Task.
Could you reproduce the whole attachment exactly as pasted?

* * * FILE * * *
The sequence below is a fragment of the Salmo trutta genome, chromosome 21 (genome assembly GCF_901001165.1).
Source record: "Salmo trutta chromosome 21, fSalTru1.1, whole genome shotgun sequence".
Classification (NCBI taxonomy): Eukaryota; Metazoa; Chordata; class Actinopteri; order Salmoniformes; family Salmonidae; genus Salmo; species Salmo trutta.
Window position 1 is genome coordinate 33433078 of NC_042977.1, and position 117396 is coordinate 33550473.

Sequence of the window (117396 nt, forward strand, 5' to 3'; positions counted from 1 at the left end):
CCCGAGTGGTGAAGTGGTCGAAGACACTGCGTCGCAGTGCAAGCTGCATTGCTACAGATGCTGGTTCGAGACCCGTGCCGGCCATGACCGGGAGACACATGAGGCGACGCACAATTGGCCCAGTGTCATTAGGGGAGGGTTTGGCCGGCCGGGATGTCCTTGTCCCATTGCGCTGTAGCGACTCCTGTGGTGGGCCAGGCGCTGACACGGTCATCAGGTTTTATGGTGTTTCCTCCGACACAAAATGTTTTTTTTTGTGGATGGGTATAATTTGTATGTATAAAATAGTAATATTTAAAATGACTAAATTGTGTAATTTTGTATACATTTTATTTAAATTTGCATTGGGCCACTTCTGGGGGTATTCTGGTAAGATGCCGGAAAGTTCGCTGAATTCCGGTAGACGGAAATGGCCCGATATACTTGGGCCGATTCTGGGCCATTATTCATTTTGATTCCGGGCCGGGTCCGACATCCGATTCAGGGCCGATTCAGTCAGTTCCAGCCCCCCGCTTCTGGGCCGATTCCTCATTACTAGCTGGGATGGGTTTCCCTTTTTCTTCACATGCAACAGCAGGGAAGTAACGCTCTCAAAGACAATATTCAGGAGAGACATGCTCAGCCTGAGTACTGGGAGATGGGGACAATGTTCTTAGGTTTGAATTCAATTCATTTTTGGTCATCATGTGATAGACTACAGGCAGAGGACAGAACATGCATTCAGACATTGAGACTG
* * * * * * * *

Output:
The sequence below is a fragment of the Salmo trutta genome, chromosome 21 (genome assembly GCF_901001165.1).
Source record: "Salmo trutta chromosome 21, fSalTru1.1, whole genome shotgun sequence".
Classification (NCBI taxonomy): Eukaryota; Metazoa; Chordata; class Actinopteri; order Salmoniformes; family Salmonidae; genus Salmo; species Salmo trutta.
Window position 1 is genome coordinate 33433078 of NC_042977.1, and position 117396 is coordinate 33550473.

Sequence of the window (117396 nt, forward strand, 5' to 3'; positions counted from 1 at the left end):
CCCGAGTGGTGAAGTGGTCGAAGACACTGCGTCGCAGTGCAAGCTGCATTGCTACAGATGCTGGTTCGAGACCCGTGCCGGCCATGACCGGGAGACACATGAGGCGACGCACAATTGGCCCAGTGTCATTAGGGGAGGGTTTGGCCGGCCGGGATGTCCTTGTCCCATTGCGCTGTAGCGACTCCTGTGGTGGGCCAGGCGCTGACACGGTCATCAGGTTTTATGGTGTTTCCTCCGACACAAAATGTTTTTTTTTGTGGATGGGTATAATTTGTATGTATAAAATAGTAATATTTAAAATGACTAAATTGTGTAATTTTGTATACATTTTATTTAAATTTGCATTGGGCCACTTCTGGGGGTATTCTGGTAAGATGCCGGAAAGTTCGCTGAATTCCGGTAGACGGAAATGGCCCGATATACTTGGGCCGATTCTGGGCCATTATTCATTTTGATTCCGGGCCGGGTCCGACATCCGATTCAGGGCCGATTCAGTCAGTTCCAGCCCCCCGCTTCTGGGCCGATTCCTCATTACTAGCTGGGATGGGTTTCCCTTTTTCTTCACATGCAACAGCAGGGAAGTAACGCTCTCAAAGACAATATTCAGGAGAGACATGCTCAGCCTGAGTACTGGGAGATGGGGACAATGTTCTTAGGTTTGAATTCAATTCATTTTTGGTCATCATGTGATAGACTACAGGCAGAGGACAGAACATGCATTCAGACATTGAGACTG